TinyG
Arduino GRBL

I know each one has advantages and disadvantages. What are you guys' using and why?

Don
I'd heard that Arduino/GRBL couldn't handle arcs/curves. I'd also heard that the curves needed to be divided into a boat-load of short, but straight, line segments.
Hi Arduino uses 8 bits logic and emulates 16 bits arithmetic. This all works really well but for high accuracy work I would suggest you use a 32 bits based CNC controller.
GRBL does apply bezier lines/or AMASS to curves. Basically this means that the firmware increases the accuracy of the steps (increased number of tiny steps) when there are small or sharp curves so you don't see a staircase. It works really well.
Good luck,
Paul
 

Leonardo

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e.picler

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accelo

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I looked at the controller you posted the link to.
How is the documentation? Is it in the bad English I am used to on China products?
Explaining CNC controllers requires good English and support.
Is the only support feedback on the Ebay site?
That's the reason I haven't purchase one.
I don't need another "CNC" headache! :)
 

ddmckee54

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Leonardo:

That's an impressive looking machine, what is its' work volume?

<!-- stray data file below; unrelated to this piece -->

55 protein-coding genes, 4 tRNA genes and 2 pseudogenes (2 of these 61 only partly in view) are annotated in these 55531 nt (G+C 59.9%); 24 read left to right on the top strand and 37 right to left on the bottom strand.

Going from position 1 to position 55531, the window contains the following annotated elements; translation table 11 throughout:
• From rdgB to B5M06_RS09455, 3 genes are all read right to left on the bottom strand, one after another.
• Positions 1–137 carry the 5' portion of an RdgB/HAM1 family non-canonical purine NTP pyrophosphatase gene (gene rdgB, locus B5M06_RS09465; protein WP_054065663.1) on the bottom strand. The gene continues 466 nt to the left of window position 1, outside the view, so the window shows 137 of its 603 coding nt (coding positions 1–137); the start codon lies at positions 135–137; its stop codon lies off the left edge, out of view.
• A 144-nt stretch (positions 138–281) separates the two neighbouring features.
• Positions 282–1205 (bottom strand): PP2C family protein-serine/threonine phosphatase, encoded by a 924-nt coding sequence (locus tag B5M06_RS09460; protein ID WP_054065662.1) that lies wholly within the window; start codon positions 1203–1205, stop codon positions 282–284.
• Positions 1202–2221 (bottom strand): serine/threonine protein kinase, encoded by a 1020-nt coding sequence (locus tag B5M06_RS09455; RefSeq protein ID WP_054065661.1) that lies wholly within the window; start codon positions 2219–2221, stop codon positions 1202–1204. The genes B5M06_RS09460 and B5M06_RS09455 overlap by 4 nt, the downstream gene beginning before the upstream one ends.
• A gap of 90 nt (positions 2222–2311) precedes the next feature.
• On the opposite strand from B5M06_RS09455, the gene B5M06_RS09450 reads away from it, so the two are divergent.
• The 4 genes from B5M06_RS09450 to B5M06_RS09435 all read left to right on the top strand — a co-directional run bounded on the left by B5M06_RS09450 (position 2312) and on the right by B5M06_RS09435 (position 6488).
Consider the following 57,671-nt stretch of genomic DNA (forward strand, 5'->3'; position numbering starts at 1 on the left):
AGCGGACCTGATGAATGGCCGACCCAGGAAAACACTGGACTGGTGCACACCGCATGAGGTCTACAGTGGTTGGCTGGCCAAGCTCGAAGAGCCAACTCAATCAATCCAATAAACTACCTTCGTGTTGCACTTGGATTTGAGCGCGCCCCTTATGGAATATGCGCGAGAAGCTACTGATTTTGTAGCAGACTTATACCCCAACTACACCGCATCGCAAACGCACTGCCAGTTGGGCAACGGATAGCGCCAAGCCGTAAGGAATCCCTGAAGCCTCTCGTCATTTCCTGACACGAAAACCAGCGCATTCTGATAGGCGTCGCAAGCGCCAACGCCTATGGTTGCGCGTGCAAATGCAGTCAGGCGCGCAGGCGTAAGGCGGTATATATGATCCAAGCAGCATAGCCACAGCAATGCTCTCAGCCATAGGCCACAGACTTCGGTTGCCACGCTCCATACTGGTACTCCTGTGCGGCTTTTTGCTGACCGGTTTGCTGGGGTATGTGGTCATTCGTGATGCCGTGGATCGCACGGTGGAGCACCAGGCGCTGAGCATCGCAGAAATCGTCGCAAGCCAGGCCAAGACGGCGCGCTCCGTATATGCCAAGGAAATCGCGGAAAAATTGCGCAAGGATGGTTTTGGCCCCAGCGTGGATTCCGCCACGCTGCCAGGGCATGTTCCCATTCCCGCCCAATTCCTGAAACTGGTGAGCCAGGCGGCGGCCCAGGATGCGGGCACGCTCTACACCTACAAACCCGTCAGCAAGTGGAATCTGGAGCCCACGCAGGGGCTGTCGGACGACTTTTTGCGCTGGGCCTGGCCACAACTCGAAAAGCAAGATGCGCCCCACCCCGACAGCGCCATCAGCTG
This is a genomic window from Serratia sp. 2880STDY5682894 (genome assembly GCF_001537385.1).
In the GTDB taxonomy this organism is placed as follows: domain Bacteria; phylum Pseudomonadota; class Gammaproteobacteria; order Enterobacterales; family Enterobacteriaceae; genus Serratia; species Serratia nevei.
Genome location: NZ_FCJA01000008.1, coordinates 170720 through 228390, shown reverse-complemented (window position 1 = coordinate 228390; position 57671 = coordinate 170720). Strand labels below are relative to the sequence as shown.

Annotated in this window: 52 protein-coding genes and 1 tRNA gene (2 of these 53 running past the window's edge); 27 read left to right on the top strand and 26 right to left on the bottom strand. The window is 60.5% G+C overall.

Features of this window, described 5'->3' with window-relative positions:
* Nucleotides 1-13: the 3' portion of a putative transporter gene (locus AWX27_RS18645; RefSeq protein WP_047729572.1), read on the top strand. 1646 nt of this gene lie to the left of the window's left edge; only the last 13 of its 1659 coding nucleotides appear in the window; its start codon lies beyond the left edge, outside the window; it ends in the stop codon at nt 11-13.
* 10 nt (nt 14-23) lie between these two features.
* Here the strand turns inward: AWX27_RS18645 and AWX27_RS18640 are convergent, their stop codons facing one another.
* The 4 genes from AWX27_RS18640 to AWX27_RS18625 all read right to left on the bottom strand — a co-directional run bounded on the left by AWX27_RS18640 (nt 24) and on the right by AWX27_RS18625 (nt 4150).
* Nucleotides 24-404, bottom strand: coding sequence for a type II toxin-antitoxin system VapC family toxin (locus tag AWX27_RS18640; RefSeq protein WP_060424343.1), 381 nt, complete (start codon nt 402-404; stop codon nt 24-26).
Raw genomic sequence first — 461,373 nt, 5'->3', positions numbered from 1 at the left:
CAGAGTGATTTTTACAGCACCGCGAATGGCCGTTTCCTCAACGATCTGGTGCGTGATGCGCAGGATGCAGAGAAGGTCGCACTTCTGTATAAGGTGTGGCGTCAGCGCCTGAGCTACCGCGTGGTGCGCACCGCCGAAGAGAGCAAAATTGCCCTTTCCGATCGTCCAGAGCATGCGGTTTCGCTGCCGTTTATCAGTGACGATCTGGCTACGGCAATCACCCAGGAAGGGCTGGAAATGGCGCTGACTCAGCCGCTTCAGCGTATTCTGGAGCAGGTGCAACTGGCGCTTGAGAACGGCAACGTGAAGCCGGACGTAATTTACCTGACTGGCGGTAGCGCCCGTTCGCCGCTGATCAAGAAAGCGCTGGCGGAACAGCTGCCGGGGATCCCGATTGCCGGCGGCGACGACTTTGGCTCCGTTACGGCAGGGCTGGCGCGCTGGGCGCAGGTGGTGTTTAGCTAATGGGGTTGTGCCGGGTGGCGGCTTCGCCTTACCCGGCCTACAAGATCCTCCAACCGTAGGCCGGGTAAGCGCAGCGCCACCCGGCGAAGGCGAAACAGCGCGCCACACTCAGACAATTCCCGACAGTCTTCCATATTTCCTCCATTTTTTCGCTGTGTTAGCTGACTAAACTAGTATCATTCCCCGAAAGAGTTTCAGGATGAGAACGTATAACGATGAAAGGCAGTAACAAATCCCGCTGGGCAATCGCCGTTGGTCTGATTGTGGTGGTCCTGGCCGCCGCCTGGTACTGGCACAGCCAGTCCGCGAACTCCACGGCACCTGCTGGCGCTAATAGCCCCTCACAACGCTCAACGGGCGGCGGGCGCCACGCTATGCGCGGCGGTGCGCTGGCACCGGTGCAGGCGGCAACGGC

If I'm understanding this correctly, GRBL will do arcs and curves, but it doesn't like complete circles? Years ago when I was just getting started in CNC I was using a DXF to G-Code converter that had similar issues, I had to be sure I split every circle into multiple parts.
 

e.picler

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Leonardo

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Hi Don, thank you!
The travels are as follow: X = 350 mm, Y = 250 mm, Z = 100 mm. Aluminum cast structure.

Unfortunately I am not very good at G coding, far from that. I always use CAM software so I let it deal with that "details". :)
G2 and G3 might be more important working in 2D and 2.5 D but I almost always work in 3D. Analyzing a 3D G code files I always find zillions of G1 movements and very few of G2/G3 so I really do not care very much about that. This is my own case but cannot speak for others because my knowledge is not enough to go so fine on this matter.

I would process a CAD file with some arcs and circles to see what happen... I will let you know the results.
 

Leonardo

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Don, it took me some days to have the time to make these test but here you are:
I did two jobs. The first one with tabs in both profiles and the second with engage ramps.
I did nothing special just post processing the sketch using Aspire software. The machine performed the jobs perfectly.
As you can see, the helix engage was cut in small vectors and the circle was cut in four quarters but you cannot see/detect any stop in the actual machine movement.
Hope this help a bit!
Leonardo

Cut-off_SQ_ToolPaths.jpg


Cut-off_SQ_Sim.jpg


Cut-off_SQ_Sim2.jpg
 

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kvom

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I use LinuxCNC which is free and community supported. With LCNC you can control simple steppers to state of the art servos. There is a stepper leaning curve but well worth the effort.

Note: PathPilot is an extension of LCNC.
I replaced Mach3 with PathPilot on my mill. Very happy with it.